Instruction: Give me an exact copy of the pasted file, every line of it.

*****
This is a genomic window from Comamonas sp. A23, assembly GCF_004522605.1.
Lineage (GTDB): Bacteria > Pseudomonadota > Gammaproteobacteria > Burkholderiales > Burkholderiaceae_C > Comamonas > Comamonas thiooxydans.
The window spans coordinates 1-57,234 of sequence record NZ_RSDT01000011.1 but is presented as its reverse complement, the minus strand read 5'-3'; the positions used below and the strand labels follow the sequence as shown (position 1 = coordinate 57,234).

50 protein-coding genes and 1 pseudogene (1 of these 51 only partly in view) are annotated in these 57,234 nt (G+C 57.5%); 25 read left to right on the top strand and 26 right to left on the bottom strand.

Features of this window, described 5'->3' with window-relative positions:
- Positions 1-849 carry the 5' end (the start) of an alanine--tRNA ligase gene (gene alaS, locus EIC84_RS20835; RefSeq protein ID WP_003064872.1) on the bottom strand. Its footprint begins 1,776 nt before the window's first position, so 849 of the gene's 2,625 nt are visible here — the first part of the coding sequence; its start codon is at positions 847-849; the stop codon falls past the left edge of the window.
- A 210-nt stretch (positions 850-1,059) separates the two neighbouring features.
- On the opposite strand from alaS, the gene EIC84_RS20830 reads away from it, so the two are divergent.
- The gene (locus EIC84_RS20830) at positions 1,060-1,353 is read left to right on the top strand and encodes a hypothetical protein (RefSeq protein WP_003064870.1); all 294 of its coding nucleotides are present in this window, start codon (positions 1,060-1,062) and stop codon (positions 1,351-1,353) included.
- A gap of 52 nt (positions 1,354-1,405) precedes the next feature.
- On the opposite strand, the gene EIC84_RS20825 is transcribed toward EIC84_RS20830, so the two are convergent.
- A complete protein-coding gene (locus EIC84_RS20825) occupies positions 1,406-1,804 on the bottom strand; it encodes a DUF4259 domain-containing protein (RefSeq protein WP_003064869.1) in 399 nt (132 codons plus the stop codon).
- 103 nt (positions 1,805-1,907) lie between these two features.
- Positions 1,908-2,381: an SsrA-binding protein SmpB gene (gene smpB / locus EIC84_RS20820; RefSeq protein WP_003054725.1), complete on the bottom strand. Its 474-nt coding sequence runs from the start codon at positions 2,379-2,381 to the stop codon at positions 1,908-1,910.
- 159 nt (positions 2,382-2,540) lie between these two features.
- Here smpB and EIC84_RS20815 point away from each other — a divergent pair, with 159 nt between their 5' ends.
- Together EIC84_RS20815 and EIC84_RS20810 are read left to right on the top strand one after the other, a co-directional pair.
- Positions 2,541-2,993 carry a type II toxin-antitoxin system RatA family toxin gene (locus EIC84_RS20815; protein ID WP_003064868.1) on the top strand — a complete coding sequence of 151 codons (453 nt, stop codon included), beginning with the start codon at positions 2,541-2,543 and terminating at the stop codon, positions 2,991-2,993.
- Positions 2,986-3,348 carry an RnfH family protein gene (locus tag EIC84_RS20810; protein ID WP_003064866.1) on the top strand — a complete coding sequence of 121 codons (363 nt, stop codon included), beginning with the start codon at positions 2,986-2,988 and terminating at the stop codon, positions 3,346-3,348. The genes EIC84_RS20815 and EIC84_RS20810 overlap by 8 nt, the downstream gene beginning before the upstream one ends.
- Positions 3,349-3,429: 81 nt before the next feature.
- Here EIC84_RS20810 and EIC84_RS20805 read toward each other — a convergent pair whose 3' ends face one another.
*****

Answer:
This is a genomic window from Comamonas sp. A23, assembly GCF_004522605.1.
Lineage (GTDB): Bacteria > Pseudomonadota > Gammaproteobacteria > Burkholderiales > Burkholderiaceae_C > Comamonas > Comamonas thiooxydans.
The window spans coordinates 1-57,234 of sequence record NZ_RSDT01000011.1 but is presented as its reverse complement, the minus strand read 5'-3'; the positions used below and the strand labels follow the sequence as shown (position 1 = coordinate 57,234).

50 protein-coding genes and 1 pseudogene (1 of these 51 only partly in view) are annotated in these 57,234 nt (G+C 57.5%); 25 read left to right on the top strand and 26 right to left on the bottom strand.

Features of this window, described 5'->3' with window-relative positions:
- Positions 1-849 carry the 5' end (the start) of an alanine--tRNA ligase gene (gene alaS, locus EIC84_RS20835; RefSeq protein ID WP_003064872.1) on the bottom strand. Its footprint begins 1,776 nt before the window's first position, so 849 of the gene's 2,625 nt are visible here — the first part of the coding sequence; its start codon is at positions 847-849; the stop codon falls past the left edge of the window.
- A 210-nt stretch (positions 850-1,059) separates the two neighbouring features.
- On the opposite strand from alaS, the gene EIC84_RS20830 reads away from it, so the two are divergent.
- The gene (locus EIC84_RS20830) at positions 1,060-1,353 is read left to right on the top strand and encodes a hypothetical protein (RefSeq protein WP_003064870.1); all 294 of its coding nucleotides are present in this window, start codon (positions 1,060-1,062) and stop codon (positions 1,351-1,353) included.
- A gap of 52 nt (positions 1,354-1,405) precedes the next feature.
- On the opposite strand, the gene EIC84_RS20825 is transcribed toward EIC84_RS20830, so the two are convergent.
- A complete protein-coding gene (locus EIC84_RS20825) occupies positions 1,406-1,804 on the bottom strand; it encodes a DUF4259 domain-containing protein (RefSeq protein WP_003064869.1) in 399 nt (132 codons plus the stop codon).
- 103 nt (positions 1,805-1,907) lie between these two features.
- Positions 1,908-2,381: an SsrA-binding protein SmpB gene (gene smpB / locus EIC84_RS20820; RefSeq protein WP_003054725.1), complete on the bottom strand. Its 474-nt coding sequence runs from the start codon at positions 2,379-2,381 to the stop codon at positions 1,908-1,910.
- 159 nt (positions 2,382-2,540) lie between these two features.
- Here smpB and EIC84_RS20815 point away from each other — a divergent pair, with 159 nt between their 5' ends.
- Together EIC84_RS20815 and EIC84_RS20810 are read left to right on the top strand one after the other, a co-directional pair.
- Positions 2,541-2,993 carry a type II toxin-antitoxin system RatA family toxin gene (locus EIC84_RS20815; protein ID WP_003064868.1) on the top strand — a complete coding sequence of 151 codons (453 nt, stop codon included), beginning with the start codon at positions 2,541-2,543 and terminating at the stop codon, positions 2,991-2,993.
- Positions 2,986-3,348 carry an RnfH family protein gene (locus tag EIC84_RS20810; protein ID WP_003064866.1) on the top strand — a complete coding sequence of 121 codons (363 nt, stop codon included), beginning with the start codon at positions 2,986-2,988 and terminating at the stop codon, positions 3,346-3,348. The genes EIC84_RS20815 and EIC84_RS20810 overlap by 8 nt, the downstream gene beginning before the upstream one ends.
- Positions 3,349-3,429: 81 nt before the next feature.
- Here EIC84_RS20810 and EIC84_RS20805 read toward each other — a convergent pair whose 3' ends face one another.